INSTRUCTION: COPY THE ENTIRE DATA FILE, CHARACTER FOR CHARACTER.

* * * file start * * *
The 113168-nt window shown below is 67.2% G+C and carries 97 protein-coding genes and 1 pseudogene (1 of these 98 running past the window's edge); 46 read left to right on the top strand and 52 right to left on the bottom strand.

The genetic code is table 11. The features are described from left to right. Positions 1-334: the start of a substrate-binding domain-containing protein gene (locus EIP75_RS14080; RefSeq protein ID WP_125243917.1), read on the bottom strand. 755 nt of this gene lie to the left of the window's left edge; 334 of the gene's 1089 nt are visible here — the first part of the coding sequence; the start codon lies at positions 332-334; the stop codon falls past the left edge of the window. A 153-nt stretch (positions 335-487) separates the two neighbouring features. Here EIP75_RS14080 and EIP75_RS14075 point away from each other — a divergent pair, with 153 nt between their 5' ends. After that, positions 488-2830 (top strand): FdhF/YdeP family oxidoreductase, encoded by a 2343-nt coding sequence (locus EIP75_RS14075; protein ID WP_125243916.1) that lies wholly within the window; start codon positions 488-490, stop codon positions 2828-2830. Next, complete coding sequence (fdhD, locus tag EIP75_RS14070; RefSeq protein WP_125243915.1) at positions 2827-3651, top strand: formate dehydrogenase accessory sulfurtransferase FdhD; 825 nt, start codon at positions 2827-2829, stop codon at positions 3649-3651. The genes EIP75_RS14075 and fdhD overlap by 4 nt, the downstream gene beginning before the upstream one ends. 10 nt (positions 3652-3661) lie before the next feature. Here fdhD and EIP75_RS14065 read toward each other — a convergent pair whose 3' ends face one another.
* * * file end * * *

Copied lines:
The 113168-nt window shown below is 67.2% G+C and carries 97 protein-coding genes and 1 pseudogene (1 of these 98 running past the window's edge); 46 read left to right on the top strand and 52 right to left on the bottom strand.

The genetic code is table 11. The features are described from left to right. Positions 1-334: the start of a substrate-binding domain-containing protein gene (locus EIP75_RS14080; RefSeq protein ID WP_125243917.1), read on the bottom strand. 755 nt of this gene lie to the left of the window's left edge; 334 of the gene's 1089 nt are visible here — the first part of the coding sequence; the start codon lies at positions 332-334; the stop codon falls past the left edge of the window. A 153-nt stretch (positions 335-487) separates the two neighbouring features. Here EIP75_RS14080 and EIP75_RS14075 point away from each other — a divergent pair, with 153 nt between their 5' ends. After that, positions 488-2830 (top strand): FdhF/YdeP family oxidoreductase, encoded by a 2343-nt coding sequence (locus EIP75_RS14075; protein ID WP_125243916.1) that lies wholly within the window; start codon positions 488-490, stop codon positions 2828-2830. Next, complete coding sequence (fdhD, locus tag EIP75_RS14070; RefSeq protein WP_125243915.1) at positions 2827-3651, top strand: formate dehydrogenase accessory sulfurtransferase FdhD; 825 nt, start codon at positions 2827-2829, stop codon at positions 3649-3651. The genes EIP75_RS14075 and fdhD overlap by 4 nt, the downstream gene beginning before the upstream one ends. 10 nt (positions 3652-3661) lie before the next feature. Here fdhD and EIP75_RS14065 read toward each other — a convergent pair whose 3' ends face one another.